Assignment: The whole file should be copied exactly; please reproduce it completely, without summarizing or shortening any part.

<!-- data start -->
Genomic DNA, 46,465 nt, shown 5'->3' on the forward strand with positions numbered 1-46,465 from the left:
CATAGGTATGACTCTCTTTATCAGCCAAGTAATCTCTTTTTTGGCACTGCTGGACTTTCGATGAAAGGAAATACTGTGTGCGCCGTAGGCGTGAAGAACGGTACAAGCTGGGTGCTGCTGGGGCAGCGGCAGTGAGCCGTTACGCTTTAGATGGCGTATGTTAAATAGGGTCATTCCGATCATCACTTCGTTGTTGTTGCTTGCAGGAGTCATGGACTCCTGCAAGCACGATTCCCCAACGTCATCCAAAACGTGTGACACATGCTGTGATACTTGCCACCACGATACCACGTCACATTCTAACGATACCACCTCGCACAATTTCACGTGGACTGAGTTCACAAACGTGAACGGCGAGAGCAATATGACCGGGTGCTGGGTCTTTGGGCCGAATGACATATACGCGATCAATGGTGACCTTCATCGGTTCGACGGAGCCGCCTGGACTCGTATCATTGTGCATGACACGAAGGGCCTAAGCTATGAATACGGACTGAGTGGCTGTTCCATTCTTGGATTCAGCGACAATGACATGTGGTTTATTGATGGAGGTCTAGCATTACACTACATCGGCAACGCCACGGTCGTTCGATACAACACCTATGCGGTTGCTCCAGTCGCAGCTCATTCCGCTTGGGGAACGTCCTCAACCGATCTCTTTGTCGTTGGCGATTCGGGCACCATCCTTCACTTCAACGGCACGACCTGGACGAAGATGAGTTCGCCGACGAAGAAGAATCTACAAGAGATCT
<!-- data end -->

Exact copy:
Genomic DNA, 46,465 nt, shown 5'->3' on the forward strand with positions numbered 1-46,465 from the left:
CATAGGTATGACTCTCTTTATCAGCCAAGTAATCTCTTTTTTGGCACTGCTGGACTTTCGATGAAAGGAAATACTGTGTGCGCCGTAGGCGTGAAGAACGGTACAAGCTGGGTGCTGCTGGGGCAGCGGCAGTGAGCCGTTACGCTTTAGATGGCGTATGTTAAATAGGGTCATTCCGATCATCACTTCGTTGTTGTTGCTTGCAGGAGTCATGGACTCCTGCAAGCACGATTCCCCAACGTCATCCAAAACGTGTGACACATGCTGTGATACTTGCCACCACGATACCACGTCACATTCTAACGATACCACCTCGCACAATTTCACGTGGACTGAGTTCACAAACGTGAACGGCGAGAGCAATATGACCGGGTGCTGGGTCTTTGGGCCGAATGACATATACGCGATCAATGGTGACCTTCATCGGTTCGACGGAGCCGCCTGGACTCGTATCATTGTGCATGACACGAAGGGCCTAAGCTATGAATACGGACTGAGTGGCTGTTCCATTCTTGGATTCAGCGACAATGACATGTGGTTTATTGATGGAGGTCTAGCATTACACTACATCGGCAACGCCACGGTCGTTCGATACAACACCTATGCGGTTGCTCCAGTCGCAGCTCATTCCGCTTGGGGAACGTCCTCAACCGATCTCTTTGTCGTTGGCGATTCGGGCACCATCCTTCACTTCAACGGCACGACCTGGACGAAGATGAGTTCGCCGACGAAGAAGAATCTACAAGAGATCT